Now that I've become an Uncle for the first time, I feel a responsibility to blog about important topics rather than trivia. So, I'd like to talk about ambient particulate levels at Cigar Bars. As discussed below, one brave Canadian went deep undercover to measure the ambient pollution at a hotel filled with puffers. The article doesn't mention if Ed Glaeser was there or not.
From a "Green Cities" perspective it has crossed my mind that the decline in smoking in U.S center cities hasn't hurt ambient carbon monoxide and particulate levels. I haven't seen a study trying to measure this trend's contribution to helping to mitigate ambient pollution.
New York Times
November 22, 2007
At a Cigar Show, an Air-Quality Scientist Under Deep, Smoky Cover
By SARAH KERSHAW
The agitators met a few blocks from the target at a secret location, so as not to call attention to the devices in their bags.
They synchronized their watches. They reviewed the well-rehearsed game plan: If their bags were searched, the first operative, known as “Researcher 1 (female),” would say the device was for an asthma condition. If she was not allowed into the event with the device, she would activate Plan B: go to the ladies’ room and strap it to her body.
The man behind the subterfuge (Researcher 2, male) was Ryan David Kennedy, 34, a scrappy Canadian graduate student with crooked glasses who is studying the impact of tobacco on air quality.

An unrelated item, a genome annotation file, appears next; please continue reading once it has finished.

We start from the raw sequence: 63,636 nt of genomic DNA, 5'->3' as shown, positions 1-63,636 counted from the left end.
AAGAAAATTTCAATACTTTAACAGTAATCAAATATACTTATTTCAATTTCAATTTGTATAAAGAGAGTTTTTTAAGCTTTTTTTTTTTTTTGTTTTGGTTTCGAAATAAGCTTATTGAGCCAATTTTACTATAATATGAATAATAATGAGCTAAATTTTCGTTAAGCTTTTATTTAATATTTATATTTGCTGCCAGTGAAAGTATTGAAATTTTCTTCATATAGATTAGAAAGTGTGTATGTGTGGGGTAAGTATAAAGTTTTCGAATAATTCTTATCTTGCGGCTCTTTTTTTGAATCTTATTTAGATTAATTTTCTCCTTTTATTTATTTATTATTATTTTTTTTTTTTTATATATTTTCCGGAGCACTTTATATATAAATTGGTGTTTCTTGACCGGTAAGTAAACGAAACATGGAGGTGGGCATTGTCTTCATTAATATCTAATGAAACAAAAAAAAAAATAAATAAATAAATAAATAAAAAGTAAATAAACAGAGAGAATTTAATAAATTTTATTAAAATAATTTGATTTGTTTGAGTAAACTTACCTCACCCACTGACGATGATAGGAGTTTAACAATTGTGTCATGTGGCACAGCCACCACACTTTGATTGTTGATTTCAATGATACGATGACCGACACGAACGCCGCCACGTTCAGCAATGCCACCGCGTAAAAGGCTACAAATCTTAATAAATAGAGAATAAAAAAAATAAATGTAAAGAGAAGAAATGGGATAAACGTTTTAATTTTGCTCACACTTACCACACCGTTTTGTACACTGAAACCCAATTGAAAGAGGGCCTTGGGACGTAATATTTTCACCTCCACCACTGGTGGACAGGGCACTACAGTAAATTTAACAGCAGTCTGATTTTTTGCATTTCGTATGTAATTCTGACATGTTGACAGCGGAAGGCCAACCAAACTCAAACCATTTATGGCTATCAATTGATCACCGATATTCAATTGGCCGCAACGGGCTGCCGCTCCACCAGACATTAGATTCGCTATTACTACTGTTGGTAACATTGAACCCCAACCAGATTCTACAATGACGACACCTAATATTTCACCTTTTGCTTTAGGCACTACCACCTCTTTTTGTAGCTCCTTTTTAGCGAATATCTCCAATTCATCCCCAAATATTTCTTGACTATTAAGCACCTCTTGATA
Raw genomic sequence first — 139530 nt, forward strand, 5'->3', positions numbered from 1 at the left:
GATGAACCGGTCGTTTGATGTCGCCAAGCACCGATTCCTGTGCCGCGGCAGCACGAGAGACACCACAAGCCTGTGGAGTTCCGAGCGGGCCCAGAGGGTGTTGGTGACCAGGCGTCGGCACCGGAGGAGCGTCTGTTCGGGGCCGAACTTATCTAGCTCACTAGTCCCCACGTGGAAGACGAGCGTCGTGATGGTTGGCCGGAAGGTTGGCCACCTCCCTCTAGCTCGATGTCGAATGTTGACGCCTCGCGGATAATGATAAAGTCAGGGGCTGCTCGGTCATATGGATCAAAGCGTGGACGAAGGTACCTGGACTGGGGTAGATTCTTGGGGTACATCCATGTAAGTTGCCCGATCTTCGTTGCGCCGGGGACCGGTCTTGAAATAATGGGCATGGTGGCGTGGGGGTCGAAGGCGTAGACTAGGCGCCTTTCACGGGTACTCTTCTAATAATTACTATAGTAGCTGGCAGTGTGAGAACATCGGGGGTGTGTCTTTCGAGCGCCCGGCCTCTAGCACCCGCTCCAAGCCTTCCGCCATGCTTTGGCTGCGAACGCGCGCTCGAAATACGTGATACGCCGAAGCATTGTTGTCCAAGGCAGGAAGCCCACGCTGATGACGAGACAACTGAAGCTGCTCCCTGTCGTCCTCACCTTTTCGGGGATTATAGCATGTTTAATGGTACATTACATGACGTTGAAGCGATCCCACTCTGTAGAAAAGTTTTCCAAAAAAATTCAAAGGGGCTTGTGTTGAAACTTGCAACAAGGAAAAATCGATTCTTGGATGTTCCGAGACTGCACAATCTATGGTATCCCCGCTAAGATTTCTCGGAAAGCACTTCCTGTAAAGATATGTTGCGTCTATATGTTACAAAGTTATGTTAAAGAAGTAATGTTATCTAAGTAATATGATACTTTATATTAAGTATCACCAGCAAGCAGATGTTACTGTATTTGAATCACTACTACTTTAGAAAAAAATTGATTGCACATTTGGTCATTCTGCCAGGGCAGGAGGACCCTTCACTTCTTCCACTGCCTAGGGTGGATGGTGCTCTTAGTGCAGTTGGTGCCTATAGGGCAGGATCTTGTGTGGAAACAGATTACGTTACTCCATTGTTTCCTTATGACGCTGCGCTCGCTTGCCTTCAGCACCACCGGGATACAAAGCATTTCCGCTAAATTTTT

He crossed the border at Buffalo on Monday morning and on Tuesday crashed the giant cigar party and trade show sponsored by the publisher of Cigar Aficionado magazine at the Marriott Marquis in Times Square.
A nonsmoking vegetarian posing as a cigar lover, Mr. Kennedy was nervous. Canadians are, for the most part, known to be earnest, demure and very law-abiding.
“I think I’m being watched,” he said before the event, known as the Big Smoke, which drew hundreds of cigar lovers and peddlers into a ballroom on the hotel’s sixth floor. He said he strongly believed his room at the Marriott had been searched.
Mr. Kennedy, who holds a master’s degree in environmental science from the University of Waterloo in Ontario and is working on a doctorate in psychology there, soon found himself in the belly of decadence. The ballroom was swarming with stogies — Bolivar, Ashton, Don Tomas and a dozen other brands — whiskey, tequila and exotic dancers.
Mr. Kennedy, who has also researched the level of particulate matter produced by smoking tobacco on outdoor patios, and Kerri Ryan (Researcher 1), a friend from college who lives in New York, sneaked their devices in the door. (Mr. Kennedy’s professor used a discretionary fund to cover the costs of the event tickets — $400 each — and other expenses.)
A tiny white plastic tube protruding from each of their bags like a hidden microphone took in the air, which was then measured for particles by the device, known as a Sidepak. The device can log 516 minutes of air sampling before the battery runs out, and is a well-established method for detecting dust and smoke.